By Robert Barnes
Wednesday, December 1, 2010; A02
A majority of the Supreme Court on Tuesday seemed prepared to uphold a court order that California reduce the population of its overcrowded prisons by more than 40,000 inmates, despite dire warnings that "people are going to die on the streets of California" if the release is approved.
The state at one time incarcerated twice as many people as its adult prisons were built to hold. A special federal court panel found the conditions were unconstitutional and led to such poor medical treatment that one inmate died every eight days of ailments that could have been prevented or delayed.
Washington lawyer Carter G. Phillips, representing the state in Tuesday's arguments, acknowledged that the conditions at times violated the Constitution. But he said the court panel was "extraordinarily premature" in imposing the "unprecedented" order to move out of prison 36,000 to 45,000 inmates over the next two years.
He ran into immediate trouble with the court's more liberal justices.
Justice Ruth Bader Ginsburg said one of the lawsuits challenging the lack of health care was filed in 1990. "How much longer do we have to wait?" she asked. "Another 20 years?"
Justice Stephen G. Breyer seemed shocked by photos from the crowded prisons, where bunk beds have taken over gymnasium floors and recreation areas, and medical facilities are located in former closets.
Justice Sonia Sotomayor was Phillips's most aggressive questioner, replying skeptically, "Oh, counsel," to one of his points and telling him to "slow down from the rhetoric" and detail how the state intended to fix conditions the lower court found.
"When are you going to avoid the needless deaths that were reported in this record?" Sotomayor asked. "When are you going to avoid or get around people sitting in their feces for days in a dazed state? When are you going to get to a point where you are going to deliver care that is going to be adequate?"
Phillips said the state has made "significant progress" in correcting problems in recent years. The prison population has dropped from a high of 167,000 inmates to a total of about 147,000, he said. The suicide rate, once twice the national average, has fallen, as has the number of homicides in the system.
But the reaction of Justice Anthony M. Kennedy, often the deciding vote between the court's liberal and conservative justices, was troubling for California's case. Kennedy said there was "massive expert testimony" that the overcrowding has led to the unconstitutional conditions regarding medical care.
The California court that dealt with the lawsuits "has to at some point focus on the remedy, and that's what it did, and that, it seems to me, was a perfectly reasonable decision," Kennedy said.
The Supreme Court was considering for the first time a procedure passed by Congress in 1996 that made it more difficult for prisoners to file lawsuits about conditions. The law set up a system in which a three-judge panel could order a release of prisoners as a last resort.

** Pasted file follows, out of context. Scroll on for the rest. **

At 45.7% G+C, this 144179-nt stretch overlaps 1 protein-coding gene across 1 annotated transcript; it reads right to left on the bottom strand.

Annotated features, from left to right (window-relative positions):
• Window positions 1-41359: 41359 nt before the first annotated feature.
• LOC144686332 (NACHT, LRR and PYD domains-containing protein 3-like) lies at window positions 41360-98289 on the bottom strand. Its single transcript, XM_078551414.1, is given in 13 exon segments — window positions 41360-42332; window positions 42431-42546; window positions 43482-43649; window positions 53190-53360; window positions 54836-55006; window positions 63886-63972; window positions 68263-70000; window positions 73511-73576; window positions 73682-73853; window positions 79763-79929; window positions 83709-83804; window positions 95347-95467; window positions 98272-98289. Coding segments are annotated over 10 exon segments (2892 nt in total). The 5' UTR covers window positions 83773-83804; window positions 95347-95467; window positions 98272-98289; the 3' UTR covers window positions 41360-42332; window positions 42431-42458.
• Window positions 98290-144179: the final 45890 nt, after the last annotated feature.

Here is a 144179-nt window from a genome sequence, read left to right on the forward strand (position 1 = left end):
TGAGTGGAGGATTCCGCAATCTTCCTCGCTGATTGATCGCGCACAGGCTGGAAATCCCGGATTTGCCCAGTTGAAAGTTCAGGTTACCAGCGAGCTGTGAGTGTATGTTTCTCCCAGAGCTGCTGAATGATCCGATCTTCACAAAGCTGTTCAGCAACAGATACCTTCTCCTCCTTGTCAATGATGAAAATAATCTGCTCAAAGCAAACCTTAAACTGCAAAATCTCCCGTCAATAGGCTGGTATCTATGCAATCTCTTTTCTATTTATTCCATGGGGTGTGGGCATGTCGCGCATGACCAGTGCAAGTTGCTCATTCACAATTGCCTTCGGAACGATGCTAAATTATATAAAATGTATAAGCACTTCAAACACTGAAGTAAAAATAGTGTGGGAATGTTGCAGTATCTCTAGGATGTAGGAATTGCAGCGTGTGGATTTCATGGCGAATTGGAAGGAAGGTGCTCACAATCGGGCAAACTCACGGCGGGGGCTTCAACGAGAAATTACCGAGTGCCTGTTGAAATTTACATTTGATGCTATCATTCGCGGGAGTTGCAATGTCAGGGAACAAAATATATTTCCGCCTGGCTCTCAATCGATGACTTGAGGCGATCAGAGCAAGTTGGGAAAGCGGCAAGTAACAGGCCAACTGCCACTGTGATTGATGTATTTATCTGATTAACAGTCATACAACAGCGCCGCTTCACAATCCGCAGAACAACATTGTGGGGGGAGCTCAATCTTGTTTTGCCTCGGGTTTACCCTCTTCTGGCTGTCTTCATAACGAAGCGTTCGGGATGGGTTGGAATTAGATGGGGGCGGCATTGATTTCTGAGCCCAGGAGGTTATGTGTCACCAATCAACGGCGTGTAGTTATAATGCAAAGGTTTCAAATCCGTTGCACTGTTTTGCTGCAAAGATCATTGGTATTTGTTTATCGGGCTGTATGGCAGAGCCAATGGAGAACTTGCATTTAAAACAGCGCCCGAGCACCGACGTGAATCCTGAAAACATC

The California court panel said that the prison system could operate at no more than 137.5 percent of its capacity - it was built for 80,000 inmates - and still provide proper medical care It gave the state two years to make the changes, a goal Gov. Arnold Schwarzenegger (R) once thought was possible.
But the legislature has resisted some of his proposals and has budgeted far less for prison construction than requested.
Conservative justices questioned whether the panel in this case had followed all the dictates of the federal law. Chief Justice John G. Roberts Jr. seemed skeptical that the judges had paid enough attention to the requirement that any court-ordered remedy weigh heavily the effect on public safety.
Justice Samuel A. Alito Jr. said he did not think the court found the necessary link between overcrowding and the unconstitutional conditions, and said the court's order would result in more crime.
Donald Specter, a Berkeley, Calif., lawyer arguing the case for the inmates, said it was important to remember that the court had simply ordered the state to reduce the prison population, which could be done by placing some prisoners in county jails, sending some to out-of-state prisons, changing probation rules and other methods.
"The court is not ordering the state to throw open the gates of its doors and release people," Specter said.
"If I were a citizen of California, I would be concerned about the release of 40,000 prisoners," Alito replied. "And I don't care what you term it."
Phillips picked up on Alito's concern in his closing remarks: "I guarantee you that there is going to be more crime and people are going to die on the streets of California" if the order is upheld.
Two justices wondered whether there were ways to lighten the burden on California without overturning the court order.
Kennedy said that some experts had said the system could operate at 145 percent of capacity and still meet constitutional requirements. And Justice Elena Kagan noted that California has said it could meet the order without compromising public safety if it had five years to carry out the order, instead of two.
The case is Schwarzenegger v. Plata .